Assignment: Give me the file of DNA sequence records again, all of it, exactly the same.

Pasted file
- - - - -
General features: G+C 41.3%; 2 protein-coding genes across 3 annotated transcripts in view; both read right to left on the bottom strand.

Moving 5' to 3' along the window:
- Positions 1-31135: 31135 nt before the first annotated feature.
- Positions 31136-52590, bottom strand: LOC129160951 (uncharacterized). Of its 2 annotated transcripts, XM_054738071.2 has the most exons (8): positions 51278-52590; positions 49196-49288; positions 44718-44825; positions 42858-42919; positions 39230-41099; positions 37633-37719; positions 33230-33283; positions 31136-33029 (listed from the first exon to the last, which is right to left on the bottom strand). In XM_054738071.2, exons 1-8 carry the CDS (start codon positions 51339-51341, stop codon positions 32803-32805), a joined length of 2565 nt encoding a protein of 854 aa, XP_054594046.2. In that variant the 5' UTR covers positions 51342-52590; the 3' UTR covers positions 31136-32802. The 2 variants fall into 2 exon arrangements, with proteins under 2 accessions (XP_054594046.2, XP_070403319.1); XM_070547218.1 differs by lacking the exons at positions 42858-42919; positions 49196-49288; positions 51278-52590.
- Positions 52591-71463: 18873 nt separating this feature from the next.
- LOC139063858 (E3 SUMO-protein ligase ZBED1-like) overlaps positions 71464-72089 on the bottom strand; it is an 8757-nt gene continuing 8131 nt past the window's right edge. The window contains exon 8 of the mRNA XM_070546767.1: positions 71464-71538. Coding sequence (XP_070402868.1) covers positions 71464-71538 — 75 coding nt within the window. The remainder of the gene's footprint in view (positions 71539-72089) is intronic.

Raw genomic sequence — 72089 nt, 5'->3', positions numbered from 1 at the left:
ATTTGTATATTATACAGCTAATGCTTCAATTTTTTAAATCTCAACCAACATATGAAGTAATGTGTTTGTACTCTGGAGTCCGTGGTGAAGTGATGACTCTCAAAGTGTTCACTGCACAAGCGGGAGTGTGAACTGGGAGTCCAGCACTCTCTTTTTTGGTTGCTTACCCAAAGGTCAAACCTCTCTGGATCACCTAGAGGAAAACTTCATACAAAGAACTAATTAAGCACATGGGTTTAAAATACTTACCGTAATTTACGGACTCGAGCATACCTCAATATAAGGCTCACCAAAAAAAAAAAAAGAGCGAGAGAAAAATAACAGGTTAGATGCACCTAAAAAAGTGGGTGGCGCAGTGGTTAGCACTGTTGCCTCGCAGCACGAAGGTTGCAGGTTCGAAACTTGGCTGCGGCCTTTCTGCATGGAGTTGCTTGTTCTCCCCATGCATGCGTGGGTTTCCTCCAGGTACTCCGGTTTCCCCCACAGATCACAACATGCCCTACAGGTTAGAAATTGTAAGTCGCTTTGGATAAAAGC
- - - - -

General features: G+C 41.3%; 2 protein-coding genes across 3 annotated transcripts in view; both read right to left on the bottom strand.

Moving 5' to 3' along the window:
- Positions 1-31135: 31135 nt before the first annotated feature.
- Positions 31136-52590, bottom strand: LOC129160951 (uncharacterized). Of its 2 annotated transcripts, XM_054738071.2 has the most exons (8): positions 51278-52590; positions 49196-49288; positions 44718-44825; positions 42858-42919; positions 39230-41099; positions 37633-37719; positions 33230-33283; positions 31136-33029 (listed from the first exon to the last, which is right to left on the bottom strand). In XM_054738071.2, exons 1-8 carry the CDS (start codon positions 51339-51341, stop codon positions 32803-32805), a joined length of 2565 nt encoding a protein of 854 aa, XP_054594046.2. In that variant the 5' UTR covers positions 51342-52590; the 3' UTR covers positions 31136-32802. The 2 variants fall into 2 exon arrangements, with proteins under 2 accessions (XP_054594046.2, XP_070403319.1); XM_070547218.1 differs by lacking the exons at positions 42858-42919; positions 49196-49288; positions 51278-52590.
- Positions 52591-71463: 18873 nt separating this feature from the next.
- LOC139063858 (E3 SUMO-protein ligase ZBED1-like) overlaps positions 71464-72089 on the bottom strand; it is an 8757-nt gene continuing 8131 nt past the window's right edge. The window contains exon 8 of the mRNA XM_070546767.1: positions 71464-71538. Coding sequence (XP_070402868.1) covers positions 71464-71538 — 75 coding nt within the window. The remainder of the gene's footprint in view (positions 71539-72089) is intronic.

Raw genomic sequence — 72089 nt, 5'->3', positions numbered from 1 at the left:
ATTTGTATATTATACAGCTAATGCTTCAATTTTTTAAATCTCAACCAACATATGAAGTAATGTGTTTGTACTCTGGAGTCCGTGGTGAAGTGATGACTCTCAAAGTGTTCACTGCACAAGCGGGAGTGTGAACTGGGAGTCCAGCACTCTCTTTTTTGGTTGCTTACCCAAAGGTCAAACCTCTCTGGATCACCTAGAGGAAAACTTCATACAAAGAACTAATTAAGCACATGGGTTTAAAATACTTACCGTAATTTACGGACTCGAGCATACCTCAATATAAGGCTCACCAAAAAAAAAAAAAGAGCGAGAGAAAAATAACAGGTTAGATGCACCTAAAAAAGTGGGTGGCGCAGTGGTTAGCACTGTTGCCTCGCAGCACGAAGGTTGCAGGTTCGAAACTTGGCTGCGGCCTTTCTGCATGGAGTTGCTTGTTCTCCCCATGCATGCGTGGGTTTCCTCCAGGTACTCCGGTTTCCCCCACAGATCACAACATGCCCTACAGGTTAGAAATTGTAAGTCGCTTTGGATAAAAGC